Israel-Palestine war: White House accused of endorsing Palestinian displacement in budget request
The Biden administration has asked Congress to fund the “potential needs of Gazans fleeing to neighboring countries”, part of a $105bn request made last week which also includes money for Israel and Ukraine.
In a 20 October letter, the Office of Budget and Management said the current crisis “could well result in displacement across border and higher regional humanitarian needs and funding may be used to meet evolving programming requirements outside of Gaza”.
For some, this reads as standard contingency planning.
But for others, in light of an American push earlier this month for Egypt to open a humanitarian corridor and the reluctance of US officials to call for Israeli restraint, it suggests the White House is endorsing the mass displacement of Palestinians from Gaza.
“This is diabolical really. They should know better,” Hanan Ashrawi, a former leader of the Palestine Liberation Organisation, told Middle East Eye.
“This is justifying ethnic cleansing. They know very well that neither Egypt will accept them, nor Jordan, nor will the Palestinians leave. So this is really encouraging Israel to continue with its genocidal plans and measures.”
Lara Friedman, president of the Washington-based Foundation for Middle East Peace, said the Biden administration has made it clear that there are no red lines for Israel.
“That includes not putting any red lines on where Palestinians end up,” she said.
“You’re not saying they can’t do it publicly and you’re already pulling together funding to support it if it happens. How can you not see that as a green light?”
'A new Nakba'
Details of the request are laid out in one paragraph on Page 40 of the Office of Budget and Management letter:
Funding would also provide life-saving humanitarian assistance in Israel, and in areas impacted by the situation in Israel. These resources would support displaced and conflict affected civilians, including Palestinian refugees in Gaza and the West Bank, and to address potential needs of Gazans fleeing to neighboring countries. This would include food and non-food items, healthcare, emergency shelter support, water and sanitation assistance, and emergency protection. This would also include potential critical humanitarian infrastructure costs needed for the refugee population to provide access to basic, life-sustaining support. This crisis could well result in displacement across border and higher regional humanitarian needs, and funding may be used to meet evolving programming requirements outside of Gaza.
It is not immediately clear from the wording whether items like humanitarian infrastructure and water and sanitation would be for Palestinians inside or outside Gaza.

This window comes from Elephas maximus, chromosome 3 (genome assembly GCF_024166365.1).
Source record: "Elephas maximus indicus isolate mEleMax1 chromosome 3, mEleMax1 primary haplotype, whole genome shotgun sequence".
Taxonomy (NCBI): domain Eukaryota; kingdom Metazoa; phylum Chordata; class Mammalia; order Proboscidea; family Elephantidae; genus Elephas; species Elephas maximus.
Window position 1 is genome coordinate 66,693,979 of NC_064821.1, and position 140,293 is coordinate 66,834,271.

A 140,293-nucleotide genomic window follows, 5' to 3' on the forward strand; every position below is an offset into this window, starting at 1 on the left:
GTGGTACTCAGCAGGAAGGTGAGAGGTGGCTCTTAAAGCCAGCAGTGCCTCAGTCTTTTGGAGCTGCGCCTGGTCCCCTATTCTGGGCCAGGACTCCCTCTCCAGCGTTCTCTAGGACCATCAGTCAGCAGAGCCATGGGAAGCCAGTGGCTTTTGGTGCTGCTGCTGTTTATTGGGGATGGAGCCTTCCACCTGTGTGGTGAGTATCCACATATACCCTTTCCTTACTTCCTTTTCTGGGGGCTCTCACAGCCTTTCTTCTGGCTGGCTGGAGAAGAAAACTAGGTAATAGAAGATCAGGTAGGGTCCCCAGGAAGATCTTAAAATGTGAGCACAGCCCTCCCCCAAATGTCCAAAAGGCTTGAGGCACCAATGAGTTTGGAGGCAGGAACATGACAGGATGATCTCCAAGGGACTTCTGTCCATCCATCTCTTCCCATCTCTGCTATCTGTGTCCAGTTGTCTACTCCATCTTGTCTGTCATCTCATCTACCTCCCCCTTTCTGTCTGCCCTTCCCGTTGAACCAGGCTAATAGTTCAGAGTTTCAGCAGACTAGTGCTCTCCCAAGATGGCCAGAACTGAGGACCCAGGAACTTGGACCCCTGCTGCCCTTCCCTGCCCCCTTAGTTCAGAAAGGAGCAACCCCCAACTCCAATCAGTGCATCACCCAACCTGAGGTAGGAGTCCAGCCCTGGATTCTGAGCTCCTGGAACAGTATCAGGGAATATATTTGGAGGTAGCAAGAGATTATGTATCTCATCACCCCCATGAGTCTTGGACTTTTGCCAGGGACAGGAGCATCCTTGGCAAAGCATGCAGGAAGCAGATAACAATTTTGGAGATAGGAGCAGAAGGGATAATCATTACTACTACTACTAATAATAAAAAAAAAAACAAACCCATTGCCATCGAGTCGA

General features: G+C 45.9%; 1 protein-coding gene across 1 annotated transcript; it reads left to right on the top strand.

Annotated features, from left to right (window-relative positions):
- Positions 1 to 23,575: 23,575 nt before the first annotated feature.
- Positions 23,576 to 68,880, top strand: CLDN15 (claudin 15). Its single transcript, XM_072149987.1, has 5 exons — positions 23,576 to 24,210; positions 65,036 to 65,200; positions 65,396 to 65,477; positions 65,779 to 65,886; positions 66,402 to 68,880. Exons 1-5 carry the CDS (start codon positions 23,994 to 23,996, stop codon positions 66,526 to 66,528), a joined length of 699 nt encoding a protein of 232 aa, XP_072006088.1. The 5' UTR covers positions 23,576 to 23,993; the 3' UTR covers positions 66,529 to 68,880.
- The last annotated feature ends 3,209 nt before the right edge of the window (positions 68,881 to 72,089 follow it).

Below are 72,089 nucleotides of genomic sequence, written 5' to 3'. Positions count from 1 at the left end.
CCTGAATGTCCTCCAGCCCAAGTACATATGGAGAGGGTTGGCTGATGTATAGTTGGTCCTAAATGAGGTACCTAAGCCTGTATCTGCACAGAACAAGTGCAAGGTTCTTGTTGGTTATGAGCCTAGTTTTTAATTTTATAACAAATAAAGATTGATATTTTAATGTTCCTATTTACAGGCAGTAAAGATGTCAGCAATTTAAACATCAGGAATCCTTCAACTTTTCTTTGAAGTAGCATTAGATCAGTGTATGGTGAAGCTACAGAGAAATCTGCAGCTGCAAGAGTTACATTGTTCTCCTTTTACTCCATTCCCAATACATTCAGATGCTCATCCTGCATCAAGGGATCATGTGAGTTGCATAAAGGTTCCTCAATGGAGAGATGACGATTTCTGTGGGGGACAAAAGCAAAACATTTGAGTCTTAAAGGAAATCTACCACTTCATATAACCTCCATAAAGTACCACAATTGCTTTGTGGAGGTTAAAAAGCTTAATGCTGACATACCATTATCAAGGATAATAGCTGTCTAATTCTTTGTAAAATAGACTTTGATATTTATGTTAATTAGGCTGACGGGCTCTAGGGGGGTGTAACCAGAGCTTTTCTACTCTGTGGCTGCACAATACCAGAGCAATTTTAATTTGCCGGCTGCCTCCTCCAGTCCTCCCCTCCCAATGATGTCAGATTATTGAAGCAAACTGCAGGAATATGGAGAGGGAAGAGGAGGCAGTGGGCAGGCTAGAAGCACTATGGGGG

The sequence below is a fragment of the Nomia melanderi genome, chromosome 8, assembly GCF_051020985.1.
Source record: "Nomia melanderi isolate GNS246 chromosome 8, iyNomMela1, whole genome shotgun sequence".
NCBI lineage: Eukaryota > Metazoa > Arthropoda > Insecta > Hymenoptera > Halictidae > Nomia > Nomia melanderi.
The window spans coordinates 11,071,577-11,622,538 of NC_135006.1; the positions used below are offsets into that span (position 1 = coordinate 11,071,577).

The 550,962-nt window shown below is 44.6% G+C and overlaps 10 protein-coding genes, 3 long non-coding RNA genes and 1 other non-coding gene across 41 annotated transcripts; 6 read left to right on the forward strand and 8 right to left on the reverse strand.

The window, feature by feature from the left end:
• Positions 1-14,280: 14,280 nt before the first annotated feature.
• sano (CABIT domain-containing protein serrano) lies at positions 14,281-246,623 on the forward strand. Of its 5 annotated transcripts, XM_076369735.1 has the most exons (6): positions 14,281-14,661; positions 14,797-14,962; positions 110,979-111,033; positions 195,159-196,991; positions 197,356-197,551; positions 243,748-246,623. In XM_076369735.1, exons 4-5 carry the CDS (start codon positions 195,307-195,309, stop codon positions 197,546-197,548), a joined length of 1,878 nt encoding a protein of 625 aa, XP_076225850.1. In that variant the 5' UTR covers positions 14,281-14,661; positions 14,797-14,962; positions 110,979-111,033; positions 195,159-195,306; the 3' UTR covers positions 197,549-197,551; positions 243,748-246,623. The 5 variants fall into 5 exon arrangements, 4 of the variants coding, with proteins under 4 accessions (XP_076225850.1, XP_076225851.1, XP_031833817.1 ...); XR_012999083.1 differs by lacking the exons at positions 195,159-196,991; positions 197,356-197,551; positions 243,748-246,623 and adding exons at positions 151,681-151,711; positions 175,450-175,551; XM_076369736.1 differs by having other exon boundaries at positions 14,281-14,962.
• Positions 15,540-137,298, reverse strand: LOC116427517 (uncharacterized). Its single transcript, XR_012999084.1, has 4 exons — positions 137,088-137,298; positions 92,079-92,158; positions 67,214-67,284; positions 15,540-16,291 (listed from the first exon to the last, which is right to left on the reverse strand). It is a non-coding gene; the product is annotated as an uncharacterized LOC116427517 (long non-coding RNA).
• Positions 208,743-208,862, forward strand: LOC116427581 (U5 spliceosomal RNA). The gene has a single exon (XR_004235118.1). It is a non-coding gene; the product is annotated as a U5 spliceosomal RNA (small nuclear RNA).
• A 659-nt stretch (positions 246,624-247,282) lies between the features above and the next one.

Repeated requests for clarification from the White House and the State Department went unanswered.
For Rashid Khalidi, the Palestinian-American historian and Edward Said Professor of modern Arab studies at Columbia University, there is only one way to read what was written.
"You read that. It’s a new Nakba," he said, referring to the mass Palestinian displacement of 1948.
"I'm very disturbed by it. I don't think that the language permits multiple interpretations."
He shared his concerns with the offices of several members of Congress this week and said he was told by a Senate staffer that the request did not, in their assessment, insinuate that the US is encouraging Palestinians to flee because the negative ramifications are clear.
But Khalidi said he believes it's important to see the request against the backdrop of reports that US officials were trying to persuade Egypt to take Palestinian refugees.
'It’s never been American policy to actively aid and abet the ethnic cleansing of Palestinians from Palestine'
- Rashid Khalidi, historian
Egypt and Jordan have since rebuffed any notion that they will receive refugees fleeing Gaza, with King Abdullah II of Jordan calling it “a red line”.
“That is a plan by certain of the usual suspects to try and create de facto issues on the ground,” said the king, emphasising that he was also speaking on behalf of Egypt.
“This is a situation of humanitarian dimension that has to be dealt with inside of Gaza and the West Bank, and not to try and push the Palestinian challenge and their future onto other peoples’ shoulders.”
This is the case so far but, cautions Khalidi, it doesn't mean that in future the administration wouldn't try to apply further pressure on Egypt.
"If that was American policy last week, it may be what is wrapped into this budget request," he said.